Jammu: The Jammu and Kashmir High Court on Tuesday restrained the UT government from making fresh appointment of Law Officers (as defined in SRO 98 of 2016) except the Advocate General.
This significant order has been passed by Justice Sanjeev Kumar in a petition filed by one Sushil Chandel who expressed anguish over the advertisement notice dated March 11, 2020, issued by the Department of Law, Justice and Parliamentary Affairs, inviting applications for engagement as Standing Counsel in various districts of Jammu and Kashmir. He also felt aggrieved of the selection criteria indicated in the impugned advertisement notice and sought issuance of a court direction to the respondents for issuance of a fresh notification after framing a fair, just and reasonable selection criteria.
Justice Sanjeev Kumar after hearing both the sides observed that the fact remains that the Rules of 2016 so framed by the then State of Jammu and Kashmir and deemed to have been in operation in the Union Territory of Jammu and Kashmir as well, only provide for eligibility requirements for being appointed as Advocate General, Additional Advocate Generals, Deputy Advocate Generals and Government Advocates in the High Court, Advocates on Record and Additional Advocate Generals in the Supreme Court of India, Public Prosecutors, Standing Counsels in the High Court and the subordinate Courts and Special Counsel (collectively known as “Law Officers” in the Rules). However, these Rules do not law down any criteria or procedure of selection nor these adhere to the directives and the guidelines laid down by the Supreme Court in Brijeshwar Singh Chahal’s case. In the absence of fair, just and transparent procedure of selection prescribed, the respondents have been indulging in pick and choose method and most of the engagements are motivated by political and other considerations, he observed.
As a matter of fact, the judgment in Brijeshwar Singh Chahal’s case (supra) was rendered by the Supreme Court on March 30, 2016, and the Rules of 2016 were promulgated by the then State of Jammu and Kashmir vide SRO 98 on March 24, 2016. Obviously, the then authorities, who were involved in the framing of the Rules, did not have the advantage of the judgment rendered by the Supreme Court in Brijeshwar Singh Chahal’s case, Justice Sanjeev Kumar observed. It also appears that the aforesaid judgment was either not brought to the notice of the concerned authorities of the Union Territory of Jammu and Kashmir or the authorities conveniently escaped from complying with it, he observed.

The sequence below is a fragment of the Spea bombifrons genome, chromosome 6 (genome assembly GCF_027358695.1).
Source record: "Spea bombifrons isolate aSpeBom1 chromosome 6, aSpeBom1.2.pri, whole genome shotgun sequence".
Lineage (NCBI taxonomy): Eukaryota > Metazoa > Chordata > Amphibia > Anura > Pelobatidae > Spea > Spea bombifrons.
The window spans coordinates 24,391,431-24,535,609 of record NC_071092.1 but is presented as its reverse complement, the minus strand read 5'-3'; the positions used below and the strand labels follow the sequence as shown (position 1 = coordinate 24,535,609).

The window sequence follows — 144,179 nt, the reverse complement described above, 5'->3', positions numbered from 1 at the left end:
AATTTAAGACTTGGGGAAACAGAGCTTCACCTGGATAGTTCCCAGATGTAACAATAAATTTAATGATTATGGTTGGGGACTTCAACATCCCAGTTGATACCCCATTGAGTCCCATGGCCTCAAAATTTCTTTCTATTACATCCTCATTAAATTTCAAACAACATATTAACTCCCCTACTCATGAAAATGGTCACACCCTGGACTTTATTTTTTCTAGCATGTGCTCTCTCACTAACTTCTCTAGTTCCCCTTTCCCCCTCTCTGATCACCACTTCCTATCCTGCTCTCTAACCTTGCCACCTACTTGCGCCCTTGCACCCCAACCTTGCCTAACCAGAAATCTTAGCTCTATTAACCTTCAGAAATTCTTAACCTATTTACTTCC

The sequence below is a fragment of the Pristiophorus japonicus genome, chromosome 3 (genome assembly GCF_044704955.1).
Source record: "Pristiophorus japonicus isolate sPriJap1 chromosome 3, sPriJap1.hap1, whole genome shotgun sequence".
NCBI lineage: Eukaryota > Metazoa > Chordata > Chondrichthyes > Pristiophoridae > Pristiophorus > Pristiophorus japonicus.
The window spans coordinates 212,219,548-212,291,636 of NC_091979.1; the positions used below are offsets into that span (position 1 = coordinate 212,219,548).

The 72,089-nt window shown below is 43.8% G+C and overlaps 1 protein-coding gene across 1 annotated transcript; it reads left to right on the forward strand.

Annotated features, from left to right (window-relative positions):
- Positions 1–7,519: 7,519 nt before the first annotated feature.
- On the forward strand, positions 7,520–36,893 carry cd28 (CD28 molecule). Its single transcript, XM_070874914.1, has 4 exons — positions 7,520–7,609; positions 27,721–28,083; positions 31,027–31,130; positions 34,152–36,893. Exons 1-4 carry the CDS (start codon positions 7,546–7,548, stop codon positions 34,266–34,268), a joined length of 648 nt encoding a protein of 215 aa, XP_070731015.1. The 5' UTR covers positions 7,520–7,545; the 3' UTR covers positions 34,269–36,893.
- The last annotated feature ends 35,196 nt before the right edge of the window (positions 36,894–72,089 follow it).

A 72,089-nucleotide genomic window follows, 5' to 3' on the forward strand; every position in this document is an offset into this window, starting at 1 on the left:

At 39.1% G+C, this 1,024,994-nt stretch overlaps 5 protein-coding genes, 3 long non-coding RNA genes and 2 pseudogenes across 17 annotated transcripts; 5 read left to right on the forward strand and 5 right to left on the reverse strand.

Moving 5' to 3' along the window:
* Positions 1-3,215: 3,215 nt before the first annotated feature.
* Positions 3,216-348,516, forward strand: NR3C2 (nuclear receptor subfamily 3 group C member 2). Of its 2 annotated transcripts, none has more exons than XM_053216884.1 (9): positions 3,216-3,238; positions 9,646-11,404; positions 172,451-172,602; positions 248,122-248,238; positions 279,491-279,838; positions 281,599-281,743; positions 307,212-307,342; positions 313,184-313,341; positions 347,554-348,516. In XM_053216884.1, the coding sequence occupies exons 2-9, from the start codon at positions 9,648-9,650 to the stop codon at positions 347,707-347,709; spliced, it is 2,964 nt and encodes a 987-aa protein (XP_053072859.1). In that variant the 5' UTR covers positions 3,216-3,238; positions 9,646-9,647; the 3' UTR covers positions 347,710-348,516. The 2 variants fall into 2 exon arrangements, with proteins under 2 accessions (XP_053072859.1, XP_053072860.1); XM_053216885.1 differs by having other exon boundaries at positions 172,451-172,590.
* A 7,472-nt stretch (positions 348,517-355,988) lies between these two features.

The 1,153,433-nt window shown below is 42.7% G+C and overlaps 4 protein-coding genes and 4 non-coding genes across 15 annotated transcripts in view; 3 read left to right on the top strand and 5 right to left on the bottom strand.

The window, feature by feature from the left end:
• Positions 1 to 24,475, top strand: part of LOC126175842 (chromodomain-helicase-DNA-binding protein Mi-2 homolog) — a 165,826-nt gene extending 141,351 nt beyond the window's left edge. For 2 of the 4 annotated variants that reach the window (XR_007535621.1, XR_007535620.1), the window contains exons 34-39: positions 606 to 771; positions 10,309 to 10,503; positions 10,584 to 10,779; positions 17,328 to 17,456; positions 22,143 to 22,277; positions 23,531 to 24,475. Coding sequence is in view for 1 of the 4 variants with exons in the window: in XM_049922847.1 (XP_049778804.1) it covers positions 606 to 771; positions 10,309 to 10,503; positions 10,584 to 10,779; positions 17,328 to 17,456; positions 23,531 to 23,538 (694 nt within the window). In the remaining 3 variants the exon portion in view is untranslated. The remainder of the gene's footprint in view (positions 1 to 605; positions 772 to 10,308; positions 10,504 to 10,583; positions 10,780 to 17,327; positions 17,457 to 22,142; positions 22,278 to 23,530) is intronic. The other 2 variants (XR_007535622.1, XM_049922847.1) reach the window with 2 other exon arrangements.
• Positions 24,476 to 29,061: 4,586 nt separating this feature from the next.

It is, therefore, high time that the issue is examined by this Court at length and the respondents are directed to come up with a scheme for engagement of Government Law Officers, whether statutory or otherwise, which is in consonance with Article 14 of the Constitution of India and in conformity with the law succinctly laid down on the subject by the Supreme Court in Brijeshwar Singh Chahal’s case, Justice Sanjeev Kumar observed.
“I have also noticed that in making the appointment of Public Prosecutors in District Courts as well as in High Court, the statutory provisions of Section 24 of the Code of Civil Procedure are not complied with. I am not aware whether the respondents have appointed Public Prosecutors/Additional Public Prosecutors for prosecuting its criminal cases in the High Court or not. It is also not made known to me whether Additional Advocate Generals, Deputy Advocate Generals or Government Advocates have been ex-officio appointed as Public Prosecutors/Additional Public Prosecutors as well,’’ he pointed out.